Even as the researchers urge more effective prevention and treatment strategies in Botswana, where more than two thirds of infected pregnant women receive intervention, they face the reality that a similar proportion of women and infants in Africa receive nothing for HIV/AIDS.
“It’s almost impossible to grasp the scale of these questions that affect the lives of millions of women and men and infants worldwide,” Lockman said. “It’s the biggest pandemic in the history of the world.”
Adapting to Better Care
Botswana leaders were ahead of other African countries in rolling out prevention and treatment programs. They began with a short course of maternal and infant AZT and provided infant formula to prevent mother-to-child transmission.
All women and infants in the Mashi study received at least AZT, which has been shown to halve the rate of mother-to-child transmission. At the start, half of the mothers and infants also received the promising addition of a single dose of nevirapine, suggested to be nearly as powerful by itself by more recent studies in developing countries and hypothesized to provide significant additional protection when added to short-course AZT.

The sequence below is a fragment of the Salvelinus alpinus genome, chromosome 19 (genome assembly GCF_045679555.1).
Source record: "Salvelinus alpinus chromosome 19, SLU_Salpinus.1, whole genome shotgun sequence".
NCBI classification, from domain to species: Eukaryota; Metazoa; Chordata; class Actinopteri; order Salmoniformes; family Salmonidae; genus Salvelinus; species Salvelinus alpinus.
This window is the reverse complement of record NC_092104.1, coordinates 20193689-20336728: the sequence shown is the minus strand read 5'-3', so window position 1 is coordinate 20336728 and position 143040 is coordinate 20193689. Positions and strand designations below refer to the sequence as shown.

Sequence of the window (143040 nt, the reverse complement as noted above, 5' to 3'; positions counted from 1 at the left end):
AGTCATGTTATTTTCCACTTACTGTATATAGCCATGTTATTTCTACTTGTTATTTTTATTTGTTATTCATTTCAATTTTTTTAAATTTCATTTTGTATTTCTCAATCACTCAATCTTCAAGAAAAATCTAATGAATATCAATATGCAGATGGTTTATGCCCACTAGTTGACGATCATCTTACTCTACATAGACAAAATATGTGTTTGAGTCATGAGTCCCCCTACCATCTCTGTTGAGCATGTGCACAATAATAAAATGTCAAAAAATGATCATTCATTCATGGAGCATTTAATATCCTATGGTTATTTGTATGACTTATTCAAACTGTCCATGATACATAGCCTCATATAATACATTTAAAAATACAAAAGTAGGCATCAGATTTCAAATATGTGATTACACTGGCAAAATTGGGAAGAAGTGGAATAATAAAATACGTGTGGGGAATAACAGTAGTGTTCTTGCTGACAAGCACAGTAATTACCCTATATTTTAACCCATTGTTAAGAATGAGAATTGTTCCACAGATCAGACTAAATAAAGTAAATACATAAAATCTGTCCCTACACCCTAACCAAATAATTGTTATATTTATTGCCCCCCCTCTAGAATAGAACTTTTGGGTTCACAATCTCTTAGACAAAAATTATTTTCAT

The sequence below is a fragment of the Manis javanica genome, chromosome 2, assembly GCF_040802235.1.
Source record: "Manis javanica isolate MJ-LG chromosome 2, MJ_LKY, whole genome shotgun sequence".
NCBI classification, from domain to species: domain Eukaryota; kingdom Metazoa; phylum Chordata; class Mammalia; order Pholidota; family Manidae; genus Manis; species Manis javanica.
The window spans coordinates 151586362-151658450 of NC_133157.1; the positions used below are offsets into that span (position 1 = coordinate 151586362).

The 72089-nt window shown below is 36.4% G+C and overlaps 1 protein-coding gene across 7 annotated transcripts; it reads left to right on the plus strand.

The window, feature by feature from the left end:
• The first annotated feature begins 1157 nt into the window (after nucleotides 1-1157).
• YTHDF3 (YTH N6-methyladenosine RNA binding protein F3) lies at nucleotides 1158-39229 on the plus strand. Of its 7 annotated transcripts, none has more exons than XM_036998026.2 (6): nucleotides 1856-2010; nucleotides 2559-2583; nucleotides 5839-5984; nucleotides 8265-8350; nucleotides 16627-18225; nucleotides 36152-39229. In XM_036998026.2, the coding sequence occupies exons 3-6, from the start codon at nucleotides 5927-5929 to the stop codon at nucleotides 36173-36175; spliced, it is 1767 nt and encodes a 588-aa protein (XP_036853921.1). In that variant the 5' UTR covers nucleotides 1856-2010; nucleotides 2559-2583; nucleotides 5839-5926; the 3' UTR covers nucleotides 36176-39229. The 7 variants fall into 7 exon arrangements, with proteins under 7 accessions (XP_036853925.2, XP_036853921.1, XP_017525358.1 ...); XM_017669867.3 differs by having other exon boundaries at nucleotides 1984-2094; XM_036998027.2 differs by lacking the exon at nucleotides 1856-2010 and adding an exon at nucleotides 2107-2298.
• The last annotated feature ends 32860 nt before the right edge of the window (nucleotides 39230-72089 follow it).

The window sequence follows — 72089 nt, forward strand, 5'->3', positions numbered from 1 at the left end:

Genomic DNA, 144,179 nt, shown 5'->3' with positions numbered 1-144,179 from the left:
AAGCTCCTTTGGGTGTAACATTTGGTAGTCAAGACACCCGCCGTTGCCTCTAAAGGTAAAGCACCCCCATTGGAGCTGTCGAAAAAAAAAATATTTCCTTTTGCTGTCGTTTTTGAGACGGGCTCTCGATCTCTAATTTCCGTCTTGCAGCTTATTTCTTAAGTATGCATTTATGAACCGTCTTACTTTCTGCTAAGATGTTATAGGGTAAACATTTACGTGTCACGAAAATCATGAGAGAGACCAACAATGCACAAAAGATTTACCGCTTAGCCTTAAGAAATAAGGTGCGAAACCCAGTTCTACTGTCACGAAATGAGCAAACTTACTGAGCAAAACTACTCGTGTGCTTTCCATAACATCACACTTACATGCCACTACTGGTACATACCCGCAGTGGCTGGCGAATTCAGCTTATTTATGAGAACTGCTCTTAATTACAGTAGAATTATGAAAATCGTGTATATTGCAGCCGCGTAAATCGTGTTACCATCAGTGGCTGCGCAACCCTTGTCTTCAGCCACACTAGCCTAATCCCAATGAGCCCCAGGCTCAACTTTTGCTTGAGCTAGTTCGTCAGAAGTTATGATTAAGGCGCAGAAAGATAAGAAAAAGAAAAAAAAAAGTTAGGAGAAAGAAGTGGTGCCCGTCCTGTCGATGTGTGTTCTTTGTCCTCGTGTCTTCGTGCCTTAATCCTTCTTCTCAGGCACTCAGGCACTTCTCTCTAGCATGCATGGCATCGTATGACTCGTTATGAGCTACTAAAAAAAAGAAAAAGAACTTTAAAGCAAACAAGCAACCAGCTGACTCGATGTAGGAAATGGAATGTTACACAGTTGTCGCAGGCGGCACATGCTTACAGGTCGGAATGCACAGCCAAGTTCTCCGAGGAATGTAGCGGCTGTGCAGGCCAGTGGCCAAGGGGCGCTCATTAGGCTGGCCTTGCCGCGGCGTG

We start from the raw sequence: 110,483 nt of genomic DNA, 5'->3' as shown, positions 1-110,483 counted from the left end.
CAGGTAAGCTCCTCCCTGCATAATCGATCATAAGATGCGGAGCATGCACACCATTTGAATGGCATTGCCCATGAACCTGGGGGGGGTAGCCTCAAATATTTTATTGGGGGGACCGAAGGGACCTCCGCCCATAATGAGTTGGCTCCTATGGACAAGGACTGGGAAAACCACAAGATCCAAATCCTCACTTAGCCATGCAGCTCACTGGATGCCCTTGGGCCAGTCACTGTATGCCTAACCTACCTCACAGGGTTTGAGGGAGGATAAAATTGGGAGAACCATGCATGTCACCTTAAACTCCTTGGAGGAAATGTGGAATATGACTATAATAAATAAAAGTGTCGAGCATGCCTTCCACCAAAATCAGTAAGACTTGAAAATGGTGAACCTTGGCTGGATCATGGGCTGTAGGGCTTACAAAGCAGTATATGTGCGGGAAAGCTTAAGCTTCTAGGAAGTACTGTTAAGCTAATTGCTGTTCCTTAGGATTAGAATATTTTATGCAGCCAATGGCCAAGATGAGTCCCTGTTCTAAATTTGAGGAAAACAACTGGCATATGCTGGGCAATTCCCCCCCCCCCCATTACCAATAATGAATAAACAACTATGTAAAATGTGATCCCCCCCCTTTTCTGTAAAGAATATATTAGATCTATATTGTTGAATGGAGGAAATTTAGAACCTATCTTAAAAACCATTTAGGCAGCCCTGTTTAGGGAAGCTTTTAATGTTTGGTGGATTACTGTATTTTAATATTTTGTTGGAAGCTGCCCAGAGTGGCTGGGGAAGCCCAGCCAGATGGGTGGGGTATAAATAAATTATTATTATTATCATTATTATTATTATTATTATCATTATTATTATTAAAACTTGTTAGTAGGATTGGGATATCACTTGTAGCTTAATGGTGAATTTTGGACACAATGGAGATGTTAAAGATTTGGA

The study started before any treatment was available in Botswana, but things quickly changed, prompting several protocol modifications. All Mashi infants also began receiving nevirapine after a Thailand-based HSPH team led by Marc Lallemant reported that AZT and nevirapine were better than AZT alone at preventing mother-to-child transmission. And as soon as Botswana became the first African country to launch a free national antiretroviral therapy program in one locale, the study team added the same treatment for study participants in all four locales. Thinking ahead, Lockman and her colleagues prospectively designed a new study question into the protocol change as an observational study on a randomized cohort.
“You’re always walking an ethical tightrope to make sure you’re answering a question that is relevant and providing the best standard of care,” said Lockman. “You absolutely have to strive to do the right thing. Every effort should be made to provide effective combination treatment for HIV-infected women who need it for their own health, whenever they need it, including during pregnancy.”